Economists predicting housing market crash: Optimists vs Pessimists vs Agnosts

This is a must read paper from Boston Fed economists. If there is one paper you have to pick to understand US housing market crash. This is it. It summarises the debate which economists had before the crisis. Some economists said there is a bubble, some said there isn’t and others just presented facts without taking a view.

Kristopher S. Gerardi, Christopher Foote, and Paul Willen say:

Understanding the evolution of real-time beliefs about house price appreciation is central to understanding the U.S. housing crisis. At the peak of the recent housing cycle, both borrowers and lenders appealed to optimistic house price forecasts to justify undertaking increasingly risky loans. Many observers have argued that these rosy forecasts ignored basic theoretical and empirical evidence that pointed to a massive overvaluation of housing and thus to an inevitable and severe price decline. We revisit the boom years and show that the economics profession provided little such countervailing evidence at the time.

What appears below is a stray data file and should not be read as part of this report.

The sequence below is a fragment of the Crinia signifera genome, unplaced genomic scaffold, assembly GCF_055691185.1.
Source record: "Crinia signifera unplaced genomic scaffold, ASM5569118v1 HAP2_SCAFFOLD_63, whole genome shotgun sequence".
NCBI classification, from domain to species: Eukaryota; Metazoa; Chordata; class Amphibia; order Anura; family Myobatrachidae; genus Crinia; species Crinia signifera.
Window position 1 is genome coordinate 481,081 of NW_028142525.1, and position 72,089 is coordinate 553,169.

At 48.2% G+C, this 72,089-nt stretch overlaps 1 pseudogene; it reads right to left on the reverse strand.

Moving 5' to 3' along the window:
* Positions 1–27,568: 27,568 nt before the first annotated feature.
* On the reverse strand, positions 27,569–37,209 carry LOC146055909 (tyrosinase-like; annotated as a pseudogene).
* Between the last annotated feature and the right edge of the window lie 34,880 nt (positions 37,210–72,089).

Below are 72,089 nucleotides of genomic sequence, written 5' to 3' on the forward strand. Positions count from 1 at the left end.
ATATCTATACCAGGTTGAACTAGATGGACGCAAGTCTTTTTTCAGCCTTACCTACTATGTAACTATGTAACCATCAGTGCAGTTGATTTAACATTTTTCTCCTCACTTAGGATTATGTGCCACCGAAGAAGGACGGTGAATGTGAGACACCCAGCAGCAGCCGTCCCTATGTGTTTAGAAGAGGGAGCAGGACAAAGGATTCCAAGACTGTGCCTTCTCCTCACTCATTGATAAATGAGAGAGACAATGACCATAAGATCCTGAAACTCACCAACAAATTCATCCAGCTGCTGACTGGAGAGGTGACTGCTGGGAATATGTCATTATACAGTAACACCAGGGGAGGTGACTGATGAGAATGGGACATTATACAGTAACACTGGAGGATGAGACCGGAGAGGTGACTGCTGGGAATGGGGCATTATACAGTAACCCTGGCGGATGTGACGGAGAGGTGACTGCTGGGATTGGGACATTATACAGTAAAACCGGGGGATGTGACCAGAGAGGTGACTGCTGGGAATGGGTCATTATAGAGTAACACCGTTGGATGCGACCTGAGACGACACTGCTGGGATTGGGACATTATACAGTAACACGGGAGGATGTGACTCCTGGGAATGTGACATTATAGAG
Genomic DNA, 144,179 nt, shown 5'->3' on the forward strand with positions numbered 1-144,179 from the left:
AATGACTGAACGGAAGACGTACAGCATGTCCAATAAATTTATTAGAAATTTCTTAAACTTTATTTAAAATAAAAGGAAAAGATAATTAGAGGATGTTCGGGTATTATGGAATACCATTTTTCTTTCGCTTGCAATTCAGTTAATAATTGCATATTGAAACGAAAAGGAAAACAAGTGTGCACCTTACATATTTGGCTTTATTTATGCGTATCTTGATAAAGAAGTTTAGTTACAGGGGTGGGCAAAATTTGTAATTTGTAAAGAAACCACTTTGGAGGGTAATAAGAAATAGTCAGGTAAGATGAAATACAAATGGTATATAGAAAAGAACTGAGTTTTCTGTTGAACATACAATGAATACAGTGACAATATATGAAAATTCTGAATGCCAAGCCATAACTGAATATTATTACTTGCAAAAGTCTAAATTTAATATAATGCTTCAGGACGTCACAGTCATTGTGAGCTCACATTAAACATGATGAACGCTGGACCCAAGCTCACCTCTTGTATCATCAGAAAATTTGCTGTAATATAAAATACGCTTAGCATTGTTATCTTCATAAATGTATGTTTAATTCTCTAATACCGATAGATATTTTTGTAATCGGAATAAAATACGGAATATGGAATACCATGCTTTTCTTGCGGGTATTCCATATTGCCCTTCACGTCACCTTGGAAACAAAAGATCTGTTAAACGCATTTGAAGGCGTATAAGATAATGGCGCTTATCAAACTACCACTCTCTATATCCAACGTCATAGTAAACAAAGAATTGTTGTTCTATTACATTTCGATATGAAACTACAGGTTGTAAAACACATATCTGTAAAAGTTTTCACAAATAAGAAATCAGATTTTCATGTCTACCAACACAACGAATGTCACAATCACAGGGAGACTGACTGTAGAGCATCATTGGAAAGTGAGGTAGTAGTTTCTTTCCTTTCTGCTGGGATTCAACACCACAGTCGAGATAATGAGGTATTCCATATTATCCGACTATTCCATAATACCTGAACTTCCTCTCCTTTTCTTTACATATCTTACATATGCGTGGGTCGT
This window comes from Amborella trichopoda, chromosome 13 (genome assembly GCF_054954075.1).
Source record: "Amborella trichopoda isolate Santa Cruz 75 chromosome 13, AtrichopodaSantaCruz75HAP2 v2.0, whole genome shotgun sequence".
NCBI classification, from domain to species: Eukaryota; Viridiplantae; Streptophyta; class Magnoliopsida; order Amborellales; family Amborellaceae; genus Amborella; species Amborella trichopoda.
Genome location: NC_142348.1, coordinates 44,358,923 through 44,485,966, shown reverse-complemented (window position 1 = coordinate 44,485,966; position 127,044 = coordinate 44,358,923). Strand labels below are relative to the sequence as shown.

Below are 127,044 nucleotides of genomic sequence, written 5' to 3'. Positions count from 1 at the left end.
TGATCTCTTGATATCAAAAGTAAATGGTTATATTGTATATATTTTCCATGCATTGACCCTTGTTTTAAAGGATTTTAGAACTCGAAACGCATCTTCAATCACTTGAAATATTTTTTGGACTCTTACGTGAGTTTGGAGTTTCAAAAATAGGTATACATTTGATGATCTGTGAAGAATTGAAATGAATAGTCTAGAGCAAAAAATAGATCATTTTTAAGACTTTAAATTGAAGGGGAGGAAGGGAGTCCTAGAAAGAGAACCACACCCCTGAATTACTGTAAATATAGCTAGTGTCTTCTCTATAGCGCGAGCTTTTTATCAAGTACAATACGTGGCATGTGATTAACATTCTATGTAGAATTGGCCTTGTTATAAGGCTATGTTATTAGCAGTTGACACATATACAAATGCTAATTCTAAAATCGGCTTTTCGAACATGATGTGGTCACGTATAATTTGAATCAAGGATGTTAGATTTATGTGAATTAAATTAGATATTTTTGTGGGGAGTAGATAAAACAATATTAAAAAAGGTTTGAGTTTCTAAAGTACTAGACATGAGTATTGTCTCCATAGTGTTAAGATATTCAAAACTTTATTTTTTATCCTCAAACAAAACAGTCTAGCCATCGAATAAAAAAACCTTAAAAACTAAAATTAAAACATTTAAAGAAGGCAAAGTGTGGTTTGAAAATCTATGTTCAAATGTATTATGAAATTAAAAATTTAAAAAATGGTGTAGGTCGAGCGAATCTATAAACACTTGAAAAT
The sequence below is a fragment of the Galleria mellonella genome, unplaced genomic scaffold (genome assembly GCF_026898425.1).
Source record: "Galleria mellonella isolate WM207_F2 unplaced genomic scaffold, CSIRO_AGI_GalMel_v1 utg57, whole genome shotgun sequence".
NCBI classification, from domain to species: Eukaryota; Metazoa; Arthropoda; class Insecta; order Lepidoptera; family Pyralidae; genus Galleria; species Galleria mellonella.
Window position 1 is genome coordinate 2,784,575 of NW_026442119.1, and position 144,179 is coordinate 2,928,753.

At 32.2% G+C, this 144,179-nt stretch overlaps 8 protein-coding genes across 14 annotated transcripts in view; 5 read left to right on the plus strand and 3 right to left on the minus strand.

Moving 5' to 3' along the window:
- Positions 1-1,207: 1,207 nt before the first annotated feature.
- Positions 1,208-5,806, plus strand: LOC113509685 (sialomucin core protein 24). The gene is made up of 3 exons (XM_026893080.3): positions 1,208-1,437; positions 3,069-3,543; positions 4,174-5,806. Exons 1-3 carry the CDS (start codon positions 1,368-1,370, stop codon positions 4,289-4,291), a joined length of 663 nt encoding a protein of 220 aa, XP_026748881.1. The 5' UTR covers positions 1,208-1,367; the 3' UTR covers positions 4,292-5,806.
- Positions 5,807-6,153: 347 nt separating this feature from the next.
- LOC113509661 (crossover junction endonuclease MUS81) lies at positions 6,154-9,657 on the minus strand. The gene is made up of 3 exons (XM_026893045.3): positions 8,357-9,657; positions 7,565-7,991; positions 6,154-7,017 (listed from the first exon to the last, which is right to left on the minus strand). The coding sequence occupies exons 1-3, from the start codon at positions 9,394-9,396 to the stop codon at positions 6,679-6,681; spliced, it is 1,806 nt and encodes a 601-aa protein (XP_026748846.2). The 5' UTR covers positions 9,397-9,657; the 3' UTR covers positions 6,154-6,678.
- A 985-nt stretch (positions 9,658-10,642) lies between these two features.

Many economists, skeptical that a bubble existed, attempted to justify the historic run-up in housing prices based on housing fundamentals.

Other economists were more uncertain, pointing to some evidence of bubble-like behavior in certain regional housing markets. Even these more skeptical economists, however, refused to take a conclusive position on whether a bubble existed.

The small number of economists who argued forcefully for a bubble often did so years before the housing market peak, and thus lost a fair amount of credibility, or they make arguments fundamentally at odds with the data even ex post. For example, some economists suggested that cities where new construction was limited by zoning regulations or geography were particularly “bubble-prone,” yet the data shows that the cities with the biggest gyrations in house prices were often those at the epicenter of the new construction boom.

We conclude by arguing that economic theory provides little guidance as to what should be the “correct” level of asset prices —including housing prices. Thus, while optimistic forecasts held by many market participants in 2005 turned out to be inaccurate, they were not ex ante unreasonable.

So, in one paper you get all the broad ideas that existed on housing market before the crash.

I wanted to cover this paper in detail but am unable to because of lack of time.

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